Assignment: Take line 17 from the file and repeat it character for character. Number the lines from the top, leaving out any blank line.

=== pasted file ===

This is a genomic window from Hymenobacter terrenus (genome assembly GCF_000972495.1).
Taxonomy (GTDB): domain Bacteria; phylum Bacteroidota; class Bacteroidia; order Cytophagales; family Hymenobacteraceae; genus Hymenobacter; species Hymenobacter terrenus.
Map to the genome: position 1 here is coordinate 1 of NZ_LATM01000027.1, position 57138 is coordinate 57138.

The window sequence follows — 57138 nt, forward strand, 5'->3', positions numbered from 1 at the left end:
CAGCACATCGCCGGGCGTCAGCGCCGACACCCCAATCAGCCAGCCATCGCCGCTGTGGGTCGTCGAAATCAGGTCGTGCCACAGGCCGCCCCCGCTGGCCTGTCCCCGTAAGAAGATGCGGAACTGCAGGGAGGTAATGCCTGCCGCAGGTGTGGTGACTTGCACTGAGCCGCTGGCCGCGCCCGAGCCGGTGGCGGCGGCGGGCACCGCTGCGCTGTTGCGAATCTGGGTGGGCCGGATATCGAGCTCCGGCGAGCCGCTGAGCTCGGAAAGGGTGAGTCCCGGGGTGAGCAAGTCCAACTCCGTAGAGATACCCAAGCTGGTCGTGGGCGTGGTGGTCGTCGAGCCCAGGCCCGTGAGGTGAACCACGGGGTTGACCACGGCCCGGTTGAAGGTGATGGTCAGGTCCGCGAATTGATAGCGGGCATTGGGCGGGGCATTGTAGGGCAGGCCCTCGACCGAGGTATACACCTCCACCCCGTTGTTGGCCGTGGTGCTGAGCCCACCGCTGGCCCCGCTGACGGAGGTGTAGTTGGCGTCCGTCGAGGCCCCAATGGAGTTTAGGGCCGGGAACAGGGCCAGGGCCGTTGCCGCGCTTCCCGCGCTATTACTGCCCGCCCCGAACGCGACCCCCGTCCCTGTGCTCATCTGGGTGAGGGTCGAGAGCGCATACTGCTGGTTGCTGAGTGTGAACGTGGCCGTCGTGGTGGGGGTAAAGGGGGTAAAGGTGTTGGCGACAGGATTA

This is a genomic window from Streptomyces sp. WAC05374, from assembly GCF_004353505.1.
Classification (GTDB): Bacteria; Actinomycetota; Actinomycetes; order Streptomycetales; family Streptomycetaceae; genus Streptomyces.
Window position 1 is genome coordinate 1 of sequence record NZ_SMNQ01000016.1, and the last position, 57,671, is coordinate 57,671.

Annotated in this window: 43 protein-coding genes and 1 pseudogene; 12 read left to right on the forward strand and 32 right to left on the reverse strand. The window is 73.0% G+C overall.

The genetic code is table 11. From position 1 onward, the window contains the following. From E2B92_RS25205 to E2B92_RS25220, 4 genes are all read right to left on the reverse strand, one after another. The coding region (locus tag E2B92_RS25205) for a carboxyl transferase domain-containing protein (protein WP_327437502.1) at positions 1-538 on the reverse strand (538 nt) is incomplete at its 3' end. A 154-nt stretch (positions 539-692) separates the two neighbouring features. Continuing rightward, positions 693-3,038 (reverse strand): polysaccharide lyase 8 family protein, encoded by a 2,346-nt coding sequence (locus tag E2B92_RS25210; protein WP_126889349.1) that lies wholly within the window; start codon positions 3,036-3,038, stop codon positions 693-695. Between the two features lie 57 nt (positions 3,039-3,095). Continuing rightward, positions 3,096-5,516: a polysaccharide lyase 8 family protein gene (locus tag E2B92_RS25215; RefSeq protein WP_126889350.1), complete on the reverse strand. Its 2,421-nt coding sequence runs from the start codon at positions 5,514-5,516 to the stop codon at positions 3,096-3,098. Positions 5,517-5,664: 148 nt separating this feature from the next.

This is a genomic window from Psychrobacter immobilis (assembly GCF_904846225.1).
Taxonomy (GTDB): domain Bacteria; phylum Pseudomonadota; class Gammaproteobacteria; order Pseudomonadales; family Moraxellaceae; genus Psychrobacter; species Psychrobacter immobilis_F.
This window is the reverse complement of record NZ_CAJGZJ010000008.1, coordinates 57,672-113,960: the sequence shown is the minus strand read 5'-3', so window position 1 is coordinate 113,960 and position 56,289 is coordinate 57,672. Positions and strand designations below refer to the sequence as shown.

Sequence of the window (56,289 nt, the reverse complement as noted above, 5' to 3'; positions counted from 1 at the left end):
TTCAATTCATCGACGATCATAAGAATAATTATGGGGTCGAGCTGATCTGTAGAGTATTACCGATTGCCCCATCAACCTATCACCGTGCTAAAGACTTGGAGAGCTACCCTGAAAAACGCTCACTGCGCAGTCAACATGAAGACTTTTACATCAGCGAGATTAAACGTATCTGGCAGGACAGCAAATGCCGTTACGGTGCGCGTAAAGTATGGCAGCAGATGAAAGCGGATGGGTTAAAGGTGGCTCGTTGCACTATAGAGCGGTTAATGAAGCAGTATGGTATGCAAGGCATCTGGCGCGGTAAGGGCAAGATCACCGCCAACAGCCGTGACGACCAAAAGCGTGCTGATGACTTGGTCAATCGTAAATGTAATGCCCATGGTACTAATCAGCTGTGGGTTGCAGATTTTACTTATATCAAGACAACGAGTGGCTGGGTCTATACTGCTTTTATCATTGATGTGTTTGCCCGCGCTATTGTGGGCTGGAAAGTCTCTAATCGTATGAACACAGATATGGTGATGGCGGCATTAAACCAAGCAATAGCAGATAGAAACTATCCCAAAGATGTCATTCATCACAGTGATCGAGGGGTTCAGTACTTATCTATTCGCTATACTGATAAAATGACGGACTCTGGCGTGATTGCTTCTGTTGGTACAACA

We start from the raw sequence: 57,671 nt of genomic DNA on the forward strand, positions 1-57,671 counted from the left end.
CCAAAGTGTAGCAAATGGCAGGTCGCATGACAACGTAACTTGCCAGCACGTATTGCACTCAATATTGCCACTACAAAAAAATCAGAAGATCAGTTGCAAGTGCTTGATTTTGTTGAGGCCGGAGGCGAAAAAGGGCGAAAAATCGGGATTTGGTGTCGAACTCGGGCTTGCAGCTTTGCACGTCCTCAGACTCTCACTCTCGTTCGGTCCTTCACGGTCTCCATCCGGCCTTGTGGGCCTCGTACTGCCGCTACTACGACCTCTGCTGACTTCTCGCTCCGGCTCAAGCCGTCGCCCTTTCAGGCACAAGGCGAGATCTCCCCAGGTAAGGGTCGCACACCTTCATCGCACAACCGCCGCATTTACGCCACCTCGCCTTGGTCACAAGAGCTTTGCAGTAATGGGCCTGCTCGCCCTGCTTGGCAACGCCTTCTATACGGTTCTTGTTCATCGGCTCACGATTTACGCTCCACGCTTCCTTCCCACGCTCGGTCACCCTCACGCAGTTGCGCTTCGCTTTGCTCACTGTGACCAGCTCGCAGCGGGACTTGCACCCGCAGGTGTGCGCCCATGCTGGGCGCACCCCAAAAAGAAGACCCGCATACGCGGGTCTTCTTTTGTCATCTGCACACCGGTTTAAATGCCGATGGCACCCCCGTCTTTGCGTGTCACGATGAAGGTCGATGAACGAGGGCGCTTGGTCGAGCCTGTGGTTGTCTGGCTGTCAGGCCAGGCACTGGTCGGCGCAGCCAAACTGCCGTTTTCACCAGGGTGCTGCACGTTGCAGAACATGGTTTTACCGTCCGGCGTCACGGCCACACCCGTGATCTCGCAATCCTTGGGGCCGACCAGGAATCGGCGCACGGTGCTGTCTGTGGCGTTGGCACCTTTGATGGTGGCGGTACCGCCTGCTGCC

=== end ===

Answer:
CCAAAGTGTAGCAAATGGCAGGTCGCATGACAACGTAACTTGCCAGCACGTATTGCACTCAATATTGCCACTACAAAAAAATCAGAAGATCAGTTGCAAGTGCTTGATTTTGTTGAGGCCGGAGGCGAAAAAGGGCGAAAAATCGGGATTTGGTGTCGAACTCGGGCTTGCAGCTTTGCACGTCCTCAGACTCTCACTCTCGTTCGGTCCTTCACGGTCTCCATCCGGCCTTGTGGGCCTCGTACTGCCGCTACTACGACCTCTGCTGACTTCTCGCTCCGGCTCAAGCCGTCGCCCTTTCAGGCACAAGGCGAGATCTCCCCAGGTAAGGGTCGCACACCTTCATCGCACAACCGCCGCATTTACGCCACCTCGCCTTGGTCACAAGAGCTTTGCAGTAATGGGCCTGCTCGCCCTGCTTGGCAACGCCTTCTATACGGTTCTTGTTCATCGGCTCACGATTTACGCTCCACGCTTCCTTCCCACGCTCGGTCACCCTCACGCAGTTGCGCTTCGCTTTGCTCACTGTGACCAGCTCGCAGCGGGACTTGCACCCGCAGGTGTGCGCCCATGCTGGGCGCACCCCAAAAAGAAGACCCGCATACGCGGGTCTTCTTTTGTCATCTGCACACCGGTTTAAATGCCGATGGCACCCCCGTCTTTGCGTGTCACGATGAAGGTCGATGAACGAGGGCGCTTGGTCGAGCCTGTGGTTGTCTGGCTGTCAGGCCAGGCACTGGTCGGCGCAGCCAAACTGCCGTTTTCACCAGGGTGCTGCACGTTGCAGAACATGGTTTTACCGTCCGGCGTCACGGCCACACCCGTGATCTCGCAATCCTTGGGGCCGACCAGGAATCGGCGCACGGTGCTGTCTGTGGCGTTGGCACCTTTGATGGTGGCGGTACCGCCTGCTGCC